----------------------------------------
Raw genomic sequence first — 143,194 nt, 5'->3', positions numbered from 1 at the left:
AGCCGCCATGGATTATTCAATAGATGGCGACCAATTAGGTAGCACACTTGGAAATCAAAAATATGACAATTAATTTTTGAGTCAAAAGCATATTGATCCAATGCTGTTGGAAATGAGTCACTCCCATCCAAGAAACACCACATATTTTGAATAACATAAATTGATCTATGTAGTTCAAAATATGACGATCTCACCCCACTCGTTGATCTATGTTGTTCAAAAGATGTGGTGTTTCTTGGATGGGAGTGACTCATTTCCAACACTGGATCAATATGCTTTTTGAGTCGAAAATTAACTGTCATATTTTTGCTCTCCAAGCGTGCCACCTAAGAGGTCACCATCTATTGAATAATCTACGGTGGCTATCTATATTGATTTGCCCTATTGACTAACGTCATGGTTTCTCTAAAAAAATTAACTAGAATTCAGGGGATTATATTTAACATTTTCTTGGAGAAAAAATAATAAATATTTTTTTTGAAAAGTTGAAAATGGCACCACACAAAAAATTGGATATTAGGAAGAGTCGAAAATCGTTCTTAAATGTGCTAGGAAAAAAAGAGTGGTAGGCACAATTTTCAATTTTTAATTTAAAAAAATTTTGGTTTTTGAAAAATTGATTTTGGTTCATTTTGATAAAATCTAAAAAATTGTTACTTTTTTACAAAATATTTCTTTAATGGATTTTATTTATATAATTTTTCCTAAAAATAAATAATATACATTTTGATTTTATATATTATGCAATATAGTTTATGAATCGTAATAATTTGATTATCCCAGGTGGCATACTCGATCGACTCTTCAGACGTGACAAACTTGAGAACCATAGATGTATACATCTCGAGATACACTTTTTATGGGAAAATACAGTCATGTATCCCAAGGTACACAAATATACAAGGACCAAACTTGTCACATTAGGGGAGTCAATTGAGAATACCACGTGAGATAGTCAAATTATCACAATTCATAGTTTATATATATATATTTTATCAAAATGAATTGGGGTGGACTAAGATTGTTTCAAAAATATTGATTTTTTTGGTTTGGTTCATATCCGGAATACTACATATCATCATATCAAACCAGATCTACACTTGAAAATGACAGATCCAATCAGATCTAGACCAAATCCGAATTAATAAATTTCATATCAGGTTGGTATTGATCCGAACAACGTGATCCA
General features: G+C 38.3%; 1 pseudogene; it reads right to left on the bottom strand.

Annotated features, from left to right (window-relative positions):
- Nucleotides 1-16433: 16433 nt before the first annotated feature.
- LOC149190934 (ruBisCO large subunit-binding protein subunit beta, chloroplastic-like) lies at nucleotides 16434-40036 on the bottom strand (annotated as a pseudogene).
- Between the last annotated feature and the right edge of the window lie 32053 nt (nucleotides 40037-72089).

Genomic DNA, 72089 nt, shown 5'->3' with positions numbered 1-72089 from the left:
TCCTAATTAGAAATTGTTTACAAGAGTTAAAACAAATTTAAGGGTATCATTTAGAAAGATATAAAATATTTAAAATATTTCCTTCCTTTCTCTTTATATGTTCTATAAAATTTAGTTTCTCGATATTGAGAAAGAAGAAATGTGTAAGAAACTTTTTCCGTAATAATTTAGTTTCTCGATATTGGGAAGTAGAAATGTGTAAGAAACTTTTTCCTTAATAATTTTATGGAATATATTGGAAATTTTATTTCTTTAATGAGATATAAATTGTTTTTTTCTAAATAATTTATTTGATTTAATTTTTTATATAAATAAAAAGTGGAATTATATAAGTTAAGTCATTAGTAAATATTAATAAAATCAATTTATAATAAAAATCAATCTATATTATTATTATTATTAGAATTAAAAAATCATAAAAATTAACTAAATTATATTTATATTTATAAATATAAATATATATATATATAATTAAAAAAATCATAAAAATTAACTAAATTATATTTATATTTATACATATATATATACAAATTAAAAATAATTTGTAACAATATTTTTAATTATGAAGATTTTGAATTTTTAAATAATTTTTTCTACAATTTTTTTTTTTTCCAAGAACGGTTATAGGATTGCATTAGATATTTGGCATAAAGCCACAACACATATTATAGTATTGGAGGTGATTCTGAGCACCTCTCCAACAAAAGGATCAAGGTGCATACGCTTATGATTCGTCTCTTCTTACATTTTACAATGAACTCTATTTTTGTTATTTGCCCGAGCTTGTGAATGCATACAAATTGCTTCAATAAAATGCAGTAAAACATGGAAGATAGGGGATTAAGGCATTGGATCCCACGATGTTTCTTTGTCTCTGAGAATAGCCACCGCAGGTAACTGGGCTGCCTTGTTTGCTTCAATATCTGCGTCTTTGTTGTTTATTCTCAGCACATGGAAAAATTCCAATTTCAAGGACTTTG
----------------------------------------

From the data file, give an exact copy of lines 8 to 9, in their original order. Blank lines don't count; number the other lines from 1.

Genomic DNA, 72089 nt, shown 5'->3' with positions numbered 1-72089 from the left:
TCCTAATTAGAAATTGTTTACAAGAGTTAAAACAAATTTAAGGGTATCATTTAGAAAGATATAAAATATTTAAAATATTTCCTTCCTTTCTCTTTATATGTTCTATAAAATTTAGTTTCTCGATATTGAGAAAGAAGAAATGTGTAAGAAACTTTTTCCGTAATAATTTAGTTTCTCGATATTGGGAAGTAGAAATGTGTAAGAAACTTTTTCCTTAATAATTTTATGGAATATATTGGAAATTTTATTTCTTTAATGAGATATAAATTGTTTTTTTCTAAATAATTTATTTGATTTAATTTTTTATATAAATAAAAAGTGGAATTATATAAGTTAAGTCATTAGTAAATATTAATAAAATCAATTTATAATAAAAATCAATCTATATTATTATTATTATTAGAATTAAAAAATCATAAAAATTAACTAAATTATATTTATATTTATAAATATAAATATATATATATATAATTAAAAAAATCATAAAAATTAACTAAATTATATTTATATTTATACATATATATATACAAATTAAAAATAATTTGTAACAATATTTTTAATTATGAAGATTTTGAATTTTTAAATAATTTTTTCTACAATTTTTTTTTTTTCCAAGAACGGTTATAGGATTGCATTAGATATTTGGCATAAAGCCACAACACATATTATAGTATTGGAGGTGATTCTGAGCACCTCTCCAACAAAAGGATCAAGGTGCATACGCTTATGATTCGTCTCTTCTTACATTTTACAATGAACTCTATTTTTGTTATTTGCCCGAGCTTGTGAATGCATACAAATTGCTTCAATAAAATGCAGTAAAACATGGAAGATAGGGGATTAAGGCATTGGATCCCACGATGTTTCTTTGTCTCTGAGAATAGCCACCGCAGGTAACTGGGCTGCCTTGTTTGCTTCAATATCTGCGTCTTTGTTGTTTATTCTCAGCACATGGAAAAATTCCAATTTCAAGGACTTTG